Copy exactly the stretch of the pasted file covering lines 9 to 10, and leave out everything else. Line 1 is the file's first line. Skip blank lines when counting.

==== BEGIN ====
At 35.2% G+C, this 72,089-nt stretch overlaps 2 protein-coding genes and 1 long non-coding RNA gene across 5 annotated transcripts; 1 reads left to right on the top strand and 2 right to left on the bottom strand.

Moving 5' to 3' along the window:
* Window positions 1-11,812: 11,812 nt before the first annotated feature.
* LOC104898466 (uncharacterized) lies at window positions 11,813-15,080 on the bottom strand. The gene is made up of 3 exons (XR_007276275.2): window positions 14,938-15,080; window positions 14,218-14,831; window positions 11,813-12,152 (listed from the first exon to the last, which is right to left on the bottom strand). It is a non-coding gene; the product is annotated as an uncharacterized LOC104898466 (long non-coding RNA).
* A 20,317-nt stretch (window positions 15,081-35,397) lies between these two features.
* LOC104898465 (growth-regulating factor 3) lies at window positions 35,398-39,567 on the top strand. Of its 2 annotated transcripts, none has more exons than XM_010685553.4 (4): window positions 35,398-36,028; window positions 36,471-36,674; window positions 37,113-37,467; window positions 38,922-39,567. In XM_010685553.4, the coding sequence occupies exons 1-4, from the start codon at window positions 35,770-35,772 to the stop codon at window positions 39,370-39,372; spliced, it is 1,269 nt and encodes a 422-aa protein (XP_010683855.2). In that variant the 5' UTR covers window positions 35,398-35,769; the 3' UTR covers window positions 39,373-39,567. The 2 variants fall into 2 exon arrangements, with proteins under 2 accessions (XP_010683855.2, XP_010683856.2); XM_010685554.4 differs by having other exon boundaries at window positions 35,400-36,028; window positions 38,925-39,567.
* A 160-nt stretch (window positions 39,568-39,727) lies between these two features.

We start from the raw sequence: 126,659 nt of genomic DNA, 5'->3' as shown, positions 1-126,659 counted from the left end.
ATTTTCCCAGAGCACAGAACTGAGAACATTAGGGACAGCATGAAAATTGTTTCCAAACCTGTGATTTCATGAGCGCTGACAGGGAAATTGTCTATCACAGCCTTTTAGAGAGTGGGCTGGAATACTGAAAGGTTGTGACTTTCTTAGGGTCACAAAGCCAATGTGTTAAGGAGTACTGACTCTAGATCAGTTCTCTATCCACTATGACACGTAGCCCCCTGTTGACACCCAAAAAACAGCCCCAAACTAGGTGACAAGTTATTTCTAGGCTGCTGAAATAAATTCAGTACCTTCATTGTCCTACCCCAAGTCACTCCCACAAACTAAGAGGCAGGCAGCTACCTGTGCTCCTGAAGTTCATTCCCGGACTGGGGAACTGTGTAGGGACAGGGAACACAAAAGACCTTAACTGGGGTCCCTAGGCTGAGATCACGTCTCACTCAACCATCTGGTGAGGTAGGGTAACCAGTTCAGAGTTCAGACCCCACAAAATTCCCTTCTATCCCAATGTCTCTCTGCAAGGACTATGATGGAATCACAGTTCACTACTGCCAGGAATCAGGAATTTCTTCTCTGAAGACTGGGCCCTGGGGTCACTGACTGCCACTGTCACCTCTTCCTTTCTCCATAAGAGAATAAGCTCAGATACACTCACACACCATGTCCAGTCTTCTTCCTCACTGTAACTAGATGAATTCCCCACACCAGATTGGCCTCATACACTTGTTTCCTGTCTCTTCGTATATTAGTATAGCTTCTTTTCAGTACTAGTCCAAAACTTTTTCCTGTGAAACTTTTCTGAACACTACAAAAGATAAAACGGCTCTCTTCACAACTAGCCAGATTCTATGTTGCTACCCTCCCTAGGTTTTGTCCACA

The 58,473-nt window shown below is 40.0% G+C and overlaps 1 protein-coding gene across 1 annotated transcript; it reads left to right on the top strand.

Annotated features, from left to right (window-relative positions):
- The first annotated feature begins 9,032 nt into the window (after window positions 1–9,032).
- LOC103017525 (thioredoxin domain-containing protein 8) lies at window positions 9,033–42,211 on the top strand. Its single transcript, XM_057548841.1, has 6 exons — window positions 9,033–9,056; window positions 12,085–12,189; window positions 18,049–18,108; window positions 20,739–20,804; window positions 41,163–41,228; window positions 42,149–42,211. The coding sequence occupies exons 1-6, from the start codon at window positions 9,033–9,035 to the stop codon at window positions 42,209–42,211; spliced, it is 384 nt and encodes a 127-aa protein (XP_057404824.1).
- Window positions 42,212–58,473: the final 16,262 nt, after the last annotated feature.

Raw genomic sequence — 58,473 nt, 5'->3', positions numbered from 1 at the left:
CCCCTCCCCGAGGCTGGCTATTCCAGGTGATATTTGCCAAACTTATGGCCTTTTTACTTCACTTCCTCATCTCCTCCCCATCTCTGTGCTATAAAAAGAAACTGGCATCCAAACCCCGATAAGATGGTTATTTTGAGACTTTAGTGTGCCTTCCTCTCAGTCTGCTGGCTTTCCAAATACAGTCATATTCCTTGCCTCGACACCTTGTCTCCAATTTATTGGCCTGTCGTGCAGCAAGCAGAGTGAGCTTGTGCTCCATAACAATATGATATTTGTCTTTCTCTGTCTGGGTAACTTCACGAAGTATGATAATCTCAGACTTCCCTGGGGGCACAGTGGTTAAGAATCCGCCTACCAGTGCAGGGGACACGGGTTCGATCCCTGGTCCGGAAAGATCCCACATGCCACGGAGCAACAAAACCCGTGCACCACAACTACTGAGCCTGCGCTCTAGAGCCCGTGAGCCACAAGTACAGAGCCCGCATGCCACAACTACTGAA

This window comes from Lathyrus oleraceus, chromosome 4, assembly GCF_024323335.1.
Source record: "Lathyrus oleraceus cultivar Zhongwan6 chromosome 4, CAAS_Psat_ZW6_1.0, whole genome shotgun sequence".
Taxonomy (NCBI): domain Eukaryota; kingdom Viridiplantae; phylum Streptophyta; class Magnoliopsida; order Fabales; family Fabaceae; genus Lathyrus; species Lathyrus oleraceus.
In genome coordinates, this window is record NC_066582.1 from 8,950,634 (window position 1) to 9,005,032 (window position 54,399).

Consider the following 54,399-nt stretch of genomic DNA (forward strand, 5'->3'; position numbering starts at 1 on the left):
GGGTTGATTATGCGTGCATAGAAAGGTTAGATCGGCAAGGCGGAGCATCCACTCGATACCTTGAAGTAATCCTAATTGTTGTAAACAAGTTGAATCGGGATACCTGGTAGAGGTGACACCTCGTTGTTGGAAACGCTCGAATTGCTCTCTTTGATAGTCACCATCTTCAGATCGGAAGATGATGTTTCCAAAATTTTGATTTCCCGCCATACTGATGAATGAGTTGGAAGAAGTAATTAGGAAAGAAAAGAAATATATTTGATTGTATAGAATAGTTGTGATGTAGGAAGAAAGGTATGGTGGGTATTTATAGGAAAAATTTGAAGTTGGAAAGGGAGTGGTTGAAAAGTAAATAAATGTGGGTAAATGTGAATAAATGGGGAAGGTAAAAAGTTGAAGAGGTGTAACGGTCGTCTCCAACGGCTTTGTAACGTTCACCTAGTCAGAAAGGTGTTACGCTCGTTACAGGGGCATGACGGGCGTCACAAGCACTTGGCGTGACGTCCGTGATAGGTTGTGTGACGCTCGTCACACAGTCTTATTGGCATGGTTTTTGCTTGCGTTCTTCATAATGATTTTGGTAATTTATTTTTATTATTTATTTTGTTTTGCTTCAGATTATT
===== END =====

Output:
ATTTTCCCAGAGCACAGAACTGAGAACATTAGGGACAGCATGAAAATTGTTTCCAAACCTGTGATTTCATGAGCGCTGACAGGGAAATTGTCTATCACAGCCTTTTAGAGAGTGGGCTGGAATACTGAAAGGTTGTGACTTTCTTAGGGTCACAAAGCCAATGTGTTAAGGAGTACTGACTCTAGATCAGTTCTCTATCCACTATGACACGTAGCCCCCTGTTGACACCCAAAAAACAGCCCCAAACTAGGTGACAAGTTATTTCTAGGCTGCTGAAATAAATTCAGTACCTTCATTGTCCTACCCCAAGTCACTCCCACAAACTAAGAGGCAGGCAGCTACCTGTGCTCCTGAAGTTCATTCCCGGACTGGGGAACTGTGTAGGGACAGGGAACACAAAAGACCTTAACTGGGGTCCCTAGGCTGAGATCACGTCTCACTCAACCATCTGGTGAGGTAGGGTAACCAGTTCAGAGTTCAGACCCCACAAAATTCCCTTCTATCCCAATGTCTCTCTGCAAGGACTATGATGGAATCACAGTTCACTACTGCCAGGAATCAGGAATTTCTTCTCTGAAGACTGGGCCCTGGGGTCACTGACTGCCACTGTCACCTCTTCCTTTCTCCATAAGAGAATAAGCTCAGATACACTCACACACCATGTCCAGTCTTCTTCCTCACTGTAACTAGATGAATTCCCCACACCAGATTGGCCTCATACACTTGTTTCCTGTCTCTTCGTATATTAGTATAGCTTCTTTTCAGTACTAGTCCAAAACTTTTTCCTGTGAAACTTTTCTGAACACTACAAAAGATAAAACGGCTCTCTTCACAACTAGCCAGATTCTATGTTGCTACCCTCCCTAGGTTTTGTCCACA

The 58,473-nt window shown below is 40.0% G+C and overlaps 1 protein-coding gene across 1 annotated transcript; it reads left to right on the top strand.